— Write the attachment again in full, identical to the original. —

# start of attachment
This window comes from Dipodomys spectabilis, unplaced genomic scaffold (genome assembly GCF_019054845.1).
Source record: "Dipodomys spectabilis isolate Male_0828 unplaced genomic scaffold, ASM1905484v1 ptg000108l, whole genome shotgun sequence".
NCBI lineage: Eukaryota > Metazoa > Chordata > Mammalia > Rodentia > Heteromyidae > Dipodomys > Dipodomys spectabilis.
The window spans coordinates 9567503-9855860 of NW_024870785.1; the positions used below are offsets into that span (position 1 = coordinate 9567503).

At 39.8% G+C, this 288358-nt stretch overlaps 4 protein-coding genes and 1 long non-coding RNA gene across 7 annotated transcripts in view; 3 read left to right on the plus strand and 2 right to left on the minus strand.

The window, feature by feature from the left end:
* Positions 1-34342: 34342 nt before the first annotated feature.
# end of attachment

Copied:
This window comes from Dipodomys spectabilis, unplaced genomic scaffold (genome assembly GCF_019054845.1).
Source record: "Dipodomys spectabilis isolate Male_0828 unplaced genomic scaffold, ASM1905484v1 ptg000108l, whole genome shotgun sequence".
NCBI lineage: Eukaryota > Metazoa > Chordata > Mammalia > Rodentia > Heteromyidae > Dipodomys > Dipodomys spectabilis.
The window spans coordinates 9567503-9855860 of NW_024870785.1; the positions used below are offsets into that span (position 1 = coordinate 9567503).

At 39.8% G+C, this 288358-nt stretch overlaps 4 protein-coding genes and 1 long non-coding RNA gene across 7 annotated transcripts in view; 3 read left to right on the plus strand and 2 right to left on the minus strand.

The window, feature by feature from the left end:
* Positions 1-34342: 34342 nt before the first annotated feature.